Water distribution in Charleston.

A look at what happened then and legislative efforts to rollback regulations since 2014


People line up outside the West Virginia State Capitol in Charleston, W.Va., after the Jan. 9, 2014 chemical spill left residents of nine West Virginia counties without consumable water for days. (Gov. Earl Ray Tomblin’s Flickr account | File photo)

Ten years have passed, but former Charleston mayor Danny Jones still recalls the winter day when a man stopped by city hall and told him something was wrong with the water. It tasted like licorice, he said.

Jones followed the man to his office down the street and tried the water himself.

“[I] took a drink of it, and I said, ‘We’re in big trouble,’” Jones said. “Because if it’s coming out of there, it’s coming out everywhere. And why would it just be here?”

On Jan. 9, 2014, a tank containing the coal-cleaning chemical MCHM leaked from Freedom Industries into the Elk River, contaminating the water supply for residents of nine West Virginia counties, mostly in the Kanawha Valley. As many as 300,000 residents were ordered not to drink or bathe in the tap water for days.

Kanawha County Commission President Kent Carper was in the middle of a commission meeting that afternoon, listening to a resident complain about his cell phone service when he got a phone call that a county staff member suggested he take.

“I said, ‘I really can’t do that right now. We’re in the middle of a commission meeting,’” Carper said. “They said, ‘Well, it’s the governor.’”

The meeting was put on hold while Carper took the call from then-Gov. Earl Ray Tomblin.

“He said it was very bad, and the advice he was getting was that all the water had to be shut down. They had to shut the water off, they didnt know for how long. At that time they were even talking about how you couldn’t use a toilet.”

Carper recalls getting off the phone and calling Dr. Rahul Gupta, who was then the health officer for the Kanawha-Charleston Health Department. Gupta, now drug czar for the United States, was in Washington D.C. at the time. Carper encouraged him to get back to Charleston as quickly as possible.

“After that it was nonstop for a couple of months,” Carper said.

Carper puts the water crisis “in the top” of emergencies he’s experienced over his career in county government. The county used armed deputies to guard tractor trailer loads of water that they’d brought in to distribute.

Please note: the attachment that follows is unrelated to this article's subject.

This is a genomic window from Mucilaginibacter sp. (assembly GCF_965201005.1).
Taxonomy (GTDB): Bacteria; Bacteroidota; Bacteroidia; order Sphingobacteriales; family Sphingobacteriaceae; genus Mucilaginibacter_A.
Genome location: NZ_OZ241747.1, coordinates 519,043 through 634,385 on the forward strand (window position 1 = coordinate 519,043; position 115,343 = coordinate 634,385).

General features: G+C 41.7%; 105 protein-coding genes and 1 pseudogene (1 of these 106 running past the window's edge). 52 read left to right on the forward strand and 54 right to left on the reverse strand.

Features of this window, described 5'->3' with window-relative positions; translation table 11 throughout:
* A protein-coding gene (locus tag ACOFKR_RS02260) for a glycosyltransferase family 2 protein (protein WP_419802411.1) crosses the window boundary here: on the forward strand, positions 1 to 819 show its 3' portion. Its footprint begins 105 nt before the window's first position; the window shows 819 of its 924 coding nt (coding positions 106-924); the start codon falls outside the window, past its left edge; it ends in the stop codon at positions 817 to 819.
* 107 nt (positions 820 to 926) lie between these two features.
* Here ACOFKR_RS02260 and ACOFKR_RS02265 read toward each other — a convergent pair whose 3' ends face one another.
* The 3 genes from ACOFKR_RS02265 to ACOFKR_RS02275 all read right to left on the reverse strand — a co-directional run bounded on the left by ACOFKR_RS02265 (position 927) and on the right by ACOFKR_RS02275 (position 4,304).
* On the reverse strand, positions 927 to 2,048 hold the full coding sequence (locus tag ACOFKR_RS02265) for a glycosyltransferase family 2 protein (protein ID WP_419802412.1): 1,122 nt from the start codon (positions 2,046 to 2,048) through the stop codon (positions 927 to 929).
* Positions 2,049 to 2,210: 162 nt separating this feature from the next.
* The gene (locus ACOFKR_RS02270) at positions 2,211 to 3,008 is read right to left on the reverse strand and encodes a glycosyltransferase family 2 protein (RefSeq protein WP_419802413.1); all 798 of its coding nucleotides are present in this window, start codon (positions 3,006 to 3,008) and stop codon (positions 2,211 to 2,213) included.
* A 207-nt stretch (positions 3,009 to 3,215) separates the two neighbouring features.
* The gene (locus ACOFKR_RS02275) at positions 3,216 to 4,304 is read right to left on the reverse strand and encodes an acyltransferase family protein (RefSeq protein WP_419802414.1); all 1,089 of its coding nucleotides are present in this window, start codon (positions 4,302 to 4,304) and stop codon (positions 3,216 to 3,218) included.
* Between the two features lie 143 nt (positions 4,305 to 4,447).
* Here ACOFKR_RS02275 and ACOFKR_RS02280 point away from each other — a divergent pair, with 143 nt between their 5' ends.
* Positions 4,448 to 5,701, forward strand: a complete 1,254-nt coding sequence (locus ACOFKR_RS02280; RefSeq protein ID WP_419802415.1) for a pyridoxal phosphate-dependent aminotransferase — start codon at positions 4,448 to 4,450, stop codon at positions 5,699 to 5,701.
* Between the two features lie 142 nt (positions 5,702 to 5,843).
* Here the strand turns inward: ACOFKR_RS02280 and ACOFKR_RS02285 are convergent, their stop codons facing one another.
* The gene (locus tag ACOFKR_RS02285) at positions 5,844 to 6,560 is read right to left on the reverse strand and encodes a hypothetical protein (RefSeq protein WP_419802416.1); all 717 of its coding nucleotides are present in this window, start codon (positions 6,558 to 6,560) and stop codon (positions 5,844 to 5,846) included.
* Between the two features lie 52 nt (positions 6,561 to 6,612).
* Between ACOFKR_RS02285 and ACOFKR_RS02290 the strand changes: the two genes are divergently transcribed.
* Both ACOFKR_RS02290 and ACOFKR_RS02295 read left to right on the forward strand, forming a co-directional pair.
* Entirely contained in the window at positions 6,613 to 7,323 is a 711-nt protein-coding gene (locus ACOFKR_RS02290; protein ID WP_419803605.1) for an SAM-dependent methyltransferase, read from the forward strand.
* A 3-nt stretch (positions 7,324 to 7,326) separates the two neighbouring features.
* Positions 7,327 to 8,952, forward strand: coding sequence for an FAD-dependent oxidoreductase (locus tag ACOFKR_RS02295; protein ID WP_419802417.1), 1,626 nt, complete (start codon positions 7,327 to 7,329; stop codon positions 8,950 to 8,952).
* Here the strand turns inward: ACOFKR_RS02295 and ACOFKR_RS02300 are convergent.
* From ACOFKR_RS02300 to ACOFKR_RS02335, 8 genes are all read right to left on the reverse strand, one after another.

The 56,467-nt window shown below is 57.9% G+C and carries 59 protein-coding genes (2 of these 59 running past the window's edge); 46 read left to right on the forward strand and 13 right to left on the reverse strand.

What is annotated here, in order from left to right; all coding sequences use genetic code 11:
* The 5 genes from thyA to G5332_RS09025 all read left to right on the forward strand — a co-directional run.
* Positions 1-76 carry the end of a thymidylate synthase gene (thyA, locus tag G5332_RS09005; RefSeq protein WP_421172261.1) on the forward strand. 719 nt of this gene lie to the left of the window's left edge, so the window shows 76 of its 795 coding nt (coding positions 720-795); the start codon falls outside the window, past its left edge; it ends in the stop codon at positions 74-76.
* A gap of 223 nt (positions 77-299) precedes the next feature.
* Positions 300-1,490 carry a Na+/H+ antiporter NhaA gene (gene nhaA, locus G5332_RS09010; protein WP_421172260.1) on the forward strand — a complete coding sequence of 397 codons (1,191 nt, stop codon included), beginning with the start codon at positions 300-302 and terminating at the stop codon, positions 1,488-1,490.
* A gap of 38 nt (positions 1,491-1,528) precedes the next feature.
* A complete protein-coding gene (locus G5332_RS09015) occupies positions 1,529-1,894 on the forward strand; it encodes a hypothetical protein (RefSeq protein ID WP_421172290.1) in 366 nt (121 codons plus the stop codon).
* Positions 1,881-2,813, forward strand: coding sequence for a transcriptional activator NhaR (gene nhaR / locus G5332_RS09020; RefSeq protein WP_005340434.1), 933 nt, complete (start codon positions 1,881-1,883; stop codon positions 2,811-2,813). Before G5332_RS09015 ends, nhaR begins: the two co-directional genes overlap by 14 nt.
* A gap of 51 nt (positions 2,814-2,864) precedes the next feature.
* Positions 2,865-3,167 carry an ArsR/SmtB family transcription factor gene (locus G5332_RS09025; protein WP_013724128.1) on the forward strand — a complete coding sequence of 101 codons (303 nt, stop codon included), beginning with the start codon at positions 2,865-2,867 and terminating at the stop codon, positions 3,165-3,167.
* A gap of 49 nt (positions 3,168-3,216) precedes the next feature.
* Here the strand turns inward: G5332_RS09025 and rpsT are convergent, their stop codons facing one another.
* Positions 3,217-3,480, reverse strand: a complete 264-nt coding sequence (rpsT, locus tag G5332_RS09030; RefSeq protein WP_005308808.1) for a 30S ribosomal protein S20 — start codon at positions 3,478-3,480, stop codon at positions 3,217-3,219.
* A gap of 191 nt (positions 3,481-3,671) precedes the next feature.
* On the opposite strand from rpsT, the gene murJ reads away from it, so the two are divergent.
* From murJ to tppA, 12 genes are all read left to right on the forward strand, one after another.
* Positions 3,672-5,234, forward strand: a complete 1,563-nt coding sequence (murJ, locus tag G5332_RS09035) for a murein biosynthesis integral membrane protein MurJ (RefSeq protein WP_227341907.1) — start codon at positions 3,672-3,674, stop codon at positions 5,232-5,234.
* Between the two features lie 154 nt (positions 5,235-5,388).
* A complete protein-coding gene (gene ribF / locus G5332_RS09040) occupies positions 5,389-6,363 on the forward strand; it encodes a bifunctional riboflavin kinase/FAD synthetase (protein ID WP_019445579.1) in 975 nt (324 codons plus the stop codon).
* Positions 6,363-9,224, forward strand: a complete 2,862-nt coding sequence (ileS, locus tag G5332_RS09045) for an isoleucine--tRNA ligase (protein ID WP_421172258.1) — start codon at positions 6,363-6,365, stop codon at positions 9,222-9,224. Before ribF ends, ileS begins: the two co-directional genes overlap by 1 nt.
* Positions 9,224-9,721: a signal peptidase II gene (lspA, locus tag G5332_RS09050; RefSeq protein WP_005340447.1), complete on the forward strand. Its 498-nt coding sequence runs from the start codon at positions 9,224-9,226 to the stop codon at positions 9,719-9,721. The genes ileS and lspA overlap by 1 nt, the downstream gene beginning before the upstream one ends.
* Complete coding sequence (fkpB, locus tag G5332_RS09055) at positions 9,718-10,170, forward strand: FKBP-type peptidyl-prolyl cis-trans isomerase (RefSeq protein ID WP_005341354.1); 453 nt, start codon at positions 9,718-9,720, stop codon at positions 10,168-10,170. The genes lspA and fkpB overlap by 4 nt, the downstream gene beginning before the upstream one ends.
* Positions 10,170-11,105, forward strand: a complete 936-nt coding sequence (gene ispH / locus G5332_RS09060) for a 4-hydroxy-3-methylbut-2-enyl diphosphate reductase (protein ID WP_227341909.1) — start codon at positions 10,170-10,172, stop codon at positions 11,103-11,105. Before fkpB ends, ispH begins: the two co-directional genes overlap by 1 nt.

“I don’t want to say it was an apocalyptic type thing, but people were panicking,” Carper said.

“People were going to the local big box stores and just stealing water and buying it until there was none left. I mean, people, understandably, were panicking.”

C.W. Sigman, then the deputy director and now the director of emergency management for Kanawha County, said in his career responding to emergencies, the water crisis was unique in its magnitude.

Prior to that, he’d dealt with isolated water issues when a water line would break and affect one community, or a smaller utility company would have an issue that affected a town.

“But to cover not all of the county but a big part of it, and a big part of Southern West Virginia, its magnitude was probably the biggest deal,” he said.

Officials had varying opinions about what needed to be done to respond to the crisis. Not much was known about the chemical’s effect on humans.

Trucks hauling MCHM at the time were not required to have a placard warning sign because it had not been established to pose an unreasonable risk to transport, Sigman said.

“There was not much data on it being a hazard,” Sigman said. “But it had such a strong taste to it that it appeared to be a hazard. I can’t speak and tell you that it was not a hazard. But at the time, it was not listed as a hazardous material.”

Jones said West Virginia American Water made a mistake by not cutting off the water.

“They said, ‘Well we thought somebody [could have] had a fire.’ Well we would have come up with some water for a fire,” Jones said. “The fact of the matter is nobody had one. So all that stuff contaminated all the lines. And it got into the system.”

But Sigman and Carper said turning off the water for up to 300,000 Kanawha Valley residents would have caused its own set of problems.

“Think about what would have happened if they had to close that intake?” Sigman said. “We would not have fire hydrants. We would not have water in the hospitals for flushing or at homes to flush with. Hospitals couldn’t stay occupied because they wouldn’t have water for their fire sprinkler systems or any fire protection.

“If the system had gone completely dry, how long would it take the water company to re-energize that system and how much problems would they have where it’s been dry?” Sigman said.

Even after the do-not-use order was lifted, fear about the water’s safety lingered for a month, Jones said.

Flats and gallons of bottled water were being delivered to Charleston and beyond by the truckload. People lined up at the state Capitol waiting to receive an allotment for cooking, drinking and bathing. Even after the water was deemed safe for consumption, many still relied on bottles.

“That do-not-use advisory only lasted for five days, but people were not trusting for much, much longer,” said Maria Russo, the Clean Water Campaign coordinator for nonprofit environmental advocacy group the West Virginia Rivers Coalition. “They were really scared … it was absurd how long it took for the information to get to the public [when the spill happened], and once people were told it was safe, well they were still afraid and with good reason.”

Former state Gov. Earl Ray Tomlin (left) speaks during a Jan. 10, 2014 press conference about the Elk River chemical spill alongside now retired Major General James Hoyer, former Department of Health and Human Services secretary Karen Bowling and former state health officer Dr. Letitia Teirney. (Gov. Earl Ray Tomblin’s Flickr account | File photo)
Charleston Mayor Amy Shuler Goodwin was working as Tomblin’s communications director during the water crisis. She remembers that day meeting with the governor, his chief of staff, officials from the West Virginia National Guard and emergency services before going to West Virginia American Water for a better understanding of what was going on.

With any disaster, the first thing a communications director should do is offer clear, factual information, she said.